Is “corn” a mistake in the King James Bible?


by Shawn Brasseaux

The word “corn” appears 100 times (nearly 90 verses) in the King James Bible. Critics are sorely displeased because these occurrences supposedly mislead readers into believing ancient Middle Easterners were familiar with our North American “maize.” Is that so? How daunting is our task in sorting out the confusion!

In North America (United States and Canada), when we say “corn,” we really mean maize. Centuries ago, when our European ancestors migrated here, they encountered this new crop (of Mexican/Spanish origin). They called it “Indian corn,” but the qualifier “Indian” was later dropped and the name “corn” remained. However, the original meaning of “corn”—as it still exists outside of North America—is general. According to The Oxford English Dictionary, “corn” is a broad term for the grain of any cereal (edible) crop. It could be corn kernels from the cob (our maize or “corn”)—but it can also be wheat, barley, and so on.

We are not to suppose our King James Bible translators were incompetent. They were not insinuating Middle Easterners of millennia ago knew of North American “maize.” It is not a mistake when the Authorized Version has “corn” to refer to a crop other than maize. Again, we must look at the matter from the British standpoint—the 1611 translators’ view—and not from our North American perspective. The context of the verse may identify the corn (grain), or it may not. However, the translators of the Authorized Version understood our maize was not in their work!

For example, notice how they handled the Greek word “kokkos:”

  • Matthew 13:31: “Another parable put he forth unto them, saying, The kingdom of heaven is like to a grain [kokkos] of mustard seed, which a man took, and sowed in his field:….” Is that our maize? No, that is a mustard seed!
  • Matthew 17:20: “And Jesus said unto them, Because of your unbelief: for verily I say unto you, If ye have faith as a grain [kokkos] of mustard seed, ye shall say unto this mountain, Remove hence to yonder place; and it shall remove; and nothing shall be impossible unto you.” Again, is that our maize? No, that is a mustard seed!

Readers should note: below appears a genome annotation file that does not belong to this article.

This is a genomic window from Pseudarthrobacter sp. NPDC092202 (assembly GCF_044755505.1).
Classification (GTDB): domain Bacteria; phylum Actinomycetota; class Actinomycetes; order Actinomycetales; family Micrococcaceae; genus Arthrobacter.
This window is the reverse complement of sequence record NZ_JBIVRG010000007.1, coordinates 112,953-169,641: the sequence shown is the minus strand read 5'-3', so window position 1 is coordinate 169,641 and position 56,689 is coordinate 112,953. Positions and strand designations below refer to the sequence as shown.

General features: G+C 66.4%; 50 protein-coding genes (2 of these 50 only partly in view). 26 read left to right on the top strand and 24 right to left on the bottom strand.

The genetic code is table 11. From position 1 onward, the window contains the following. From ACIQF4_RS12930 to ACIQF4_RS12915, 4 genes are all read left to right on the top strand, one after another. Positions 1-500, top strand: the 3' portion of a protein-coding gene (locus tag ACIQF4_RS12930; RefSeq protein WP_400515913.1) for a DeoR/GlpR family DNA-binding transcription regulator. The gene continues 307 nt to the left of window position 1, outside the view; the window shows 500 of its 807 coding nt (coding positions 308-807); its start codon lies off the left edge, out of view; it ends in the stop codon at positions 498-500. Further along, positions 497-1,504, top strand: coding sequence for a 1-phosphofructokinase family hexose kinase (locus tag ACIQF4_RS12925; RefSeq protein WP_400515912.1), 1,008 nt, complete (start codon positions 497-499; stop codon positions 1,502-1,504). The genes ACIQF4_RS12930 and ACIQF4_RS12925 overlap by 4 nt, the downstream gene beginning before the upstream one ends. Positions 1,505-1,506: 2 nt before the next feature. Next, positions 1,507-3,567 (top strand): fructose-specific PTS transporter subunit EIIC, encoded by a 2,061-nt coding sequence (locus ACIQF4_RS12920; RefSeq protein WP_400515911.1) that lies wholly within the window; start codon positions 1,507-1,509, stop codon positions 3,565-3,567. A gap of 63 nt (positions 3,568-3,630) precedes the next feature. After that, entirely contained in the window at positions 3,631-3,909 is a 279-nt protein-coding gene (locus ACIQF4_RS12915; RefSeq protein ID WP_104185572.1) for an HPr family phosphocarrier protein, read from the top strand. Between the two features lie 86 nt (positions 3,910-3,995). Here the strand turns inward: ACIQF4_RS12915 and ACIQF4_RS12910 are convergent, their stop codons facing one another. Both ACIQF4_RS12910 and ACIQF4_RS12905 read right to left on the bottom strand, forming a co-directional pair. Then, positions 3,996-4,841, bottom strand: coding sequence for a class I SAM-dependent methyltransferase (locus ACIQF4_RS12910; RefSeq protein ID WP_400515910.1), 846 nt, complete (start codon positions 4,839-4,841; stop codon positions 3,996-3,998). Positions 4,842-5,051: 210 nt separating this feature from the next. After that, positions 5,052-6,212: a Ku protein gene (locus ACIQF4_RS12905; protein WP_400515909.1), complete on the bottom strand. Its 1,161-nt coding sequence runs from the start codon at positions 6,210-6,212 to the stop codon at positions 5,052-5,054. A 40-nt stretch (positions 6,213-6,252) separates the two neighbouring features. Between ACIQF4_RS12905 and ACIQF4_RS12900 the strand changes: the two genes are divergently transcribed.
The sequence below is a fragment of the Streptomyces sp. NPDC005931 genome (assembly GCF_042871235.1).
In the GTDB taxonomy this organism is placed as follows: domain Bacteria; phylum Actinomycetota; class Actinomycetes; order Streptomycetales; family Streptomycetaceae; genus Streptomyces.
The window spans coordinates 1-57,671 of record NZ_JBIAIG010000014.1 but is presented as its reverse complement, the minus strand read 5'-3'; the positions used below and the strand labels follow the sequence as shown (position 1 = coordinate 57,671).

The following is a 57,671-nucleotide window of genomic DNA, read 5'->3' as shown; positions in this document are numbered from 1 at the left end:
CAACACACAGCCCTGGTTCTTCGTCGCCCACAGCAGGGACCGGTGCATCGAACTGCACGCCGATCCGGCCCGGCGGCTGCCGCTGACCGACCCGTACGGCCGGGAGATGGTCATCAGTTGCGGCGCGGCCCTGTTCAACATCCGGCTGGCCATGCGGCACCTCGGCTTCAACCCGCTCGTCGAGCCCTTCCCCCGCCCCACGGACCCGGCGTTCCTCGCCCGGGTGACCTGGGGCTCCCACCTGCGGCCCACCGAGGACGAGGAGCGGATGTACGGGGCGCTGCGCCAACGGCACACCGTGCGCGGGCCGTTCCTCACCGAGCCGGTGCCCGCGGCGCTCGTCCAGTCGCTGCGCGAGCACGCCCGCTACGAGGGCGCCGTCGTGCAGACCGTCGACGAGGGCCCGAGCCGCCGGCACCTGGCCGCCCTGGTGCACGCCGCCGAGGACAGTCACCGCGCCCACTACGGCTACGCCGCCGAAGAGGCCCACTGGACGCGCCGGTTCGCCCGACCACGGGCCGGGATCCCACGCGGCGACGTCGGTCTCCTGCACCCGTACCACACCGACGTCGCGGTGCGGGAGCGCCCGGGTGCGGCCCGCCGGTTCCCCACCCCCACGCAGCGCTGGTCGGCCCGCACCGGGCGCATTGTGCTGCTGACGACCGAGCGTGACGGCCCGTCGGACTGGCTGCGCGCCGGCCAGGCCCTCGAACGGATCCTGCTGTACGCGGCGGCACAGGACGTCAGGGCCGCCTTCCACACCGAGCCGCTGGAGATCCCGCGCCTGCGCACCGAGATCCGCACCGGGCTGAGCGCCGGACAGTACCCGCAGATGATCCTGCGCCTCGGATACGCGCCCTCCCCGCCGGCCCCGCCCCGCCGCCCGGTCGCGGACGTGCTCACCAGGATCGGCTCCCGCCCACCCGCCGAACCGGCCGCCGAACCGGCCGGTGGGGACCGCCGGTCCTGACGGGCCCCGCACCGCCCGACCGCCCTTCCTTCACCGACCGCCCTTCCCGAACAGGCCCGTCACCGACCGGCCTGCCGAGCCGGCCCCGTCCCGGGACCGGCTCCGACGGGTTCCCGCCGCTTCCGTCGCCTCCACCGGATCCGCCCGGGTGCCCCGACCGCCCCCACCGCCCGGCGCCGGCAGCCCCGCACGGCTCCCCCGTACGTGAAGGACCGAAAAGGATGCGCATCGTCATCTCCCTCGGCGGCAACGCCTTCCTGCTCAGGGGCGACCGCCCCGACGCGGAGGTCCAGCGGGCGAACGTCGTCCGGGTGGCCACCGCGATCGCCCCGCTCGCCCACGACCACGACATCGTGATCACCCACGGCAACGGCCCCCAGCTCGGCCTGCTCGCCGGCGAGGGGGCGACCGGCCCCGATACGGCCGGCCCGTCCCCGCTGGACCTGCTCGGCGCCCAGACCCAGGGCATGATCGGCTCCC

• Mark 4:31: “It is like a grain [kokkos] of mustard seed, which, when it is sown in the earth, is less than all the seeds that be in the earth:….” Once more, is that our maize? No, that is a mustard seed!
  • Luke 13:19: “It is like a grain [kokkos] of mustard seed, which a man took, and cast into his garden; and it grew, and waxed a great tree; and the fowls of the air lodged in the branches of it.” Is that our maize? No, that is a mustard seed!
  • Luke 17:6: “And the Lord said, If ye had faith as a grain [kokkos] of mustard seed, ye might say unto this sycamine tree, Be thou plucked up by the root, and be thou planted in the sea; and it should obey you.” One last time, is that our maize? No, that is a mustard seed!
  • John 12:24: “Verily, verily, I say unto you, Except a corn [kokkos] of wheat fall into the ground and die, it abideth alone: but if it die, it bringeth forth much fruit.” Certainly, they did not think this was maize—the verse itself indicates they knew they were dealing with “wheat!” The word “corn” is generic for any edible grain; “wheat” specifies what type of corn.
  • 1 Corinthians 15:37: “And that which thou sowest, thou sowest not that body that shall be, but bare grain [kokkos], it may chance of wheat, or of some other grain:….” Again, the translators know they are dealing with crops other than our maize.

As another example, watch how they used the word “corn”—and we know it was generic here as well as opposed to maize. In fact, the term “corn” is now restricted to barley and wheat!

Ruth 1:22: “So Naomi returned, and Ruth the Moabitess, her daughter in law, with her, which returned out of the country of Moab: and they came to Bethlehem in the beginning of barley harvest.”

Chapter 2: “[2] And Ruth the Moabitess said unto Naomi, Let me now go to the field, and glean ears of corn after him in whose sight I shall find grace. And she said unto her, Go, my daughter…. [14] And Boaz said unto her, At mealtime come thou hither, and eat of the bread, and dip thy morsel in the vinegar. And she sat beside the reapers: and he reached her parched corn, and she did eat, and was sufficed, and left…. [23] So she kept fast by the maidens of Boaz to glean unto the end of barley harvest and of wheat harvest; and dwelt with her mother in law.”

Ruth 3:7: “And when Boaz had eaten and drunk, and his heart was merry, he went to lie down at the end of the heap of corn: and she came softly, and uncovered his feet, and laid her down.”

Again, there is no mistake in the King James Bible. What needs to be corrected is our understanding of our own language. “Corn,” in pure or older English—not (diluted) American English—is the grain of any cereal/edible crop. If we are “reading maize into these verses,” then we have the problem (not the King James Bible!).

Also see:
» Is the King James word “borrow” a mistranslation in Exodus 3:22?
» Is “excellent” a King James mistranslation in Philippians 1:10?
» Which belongs in Romans 8:16 and Romans 8:26 in the King James Bible—“the Spirit itself” or “the Spirit Himself?”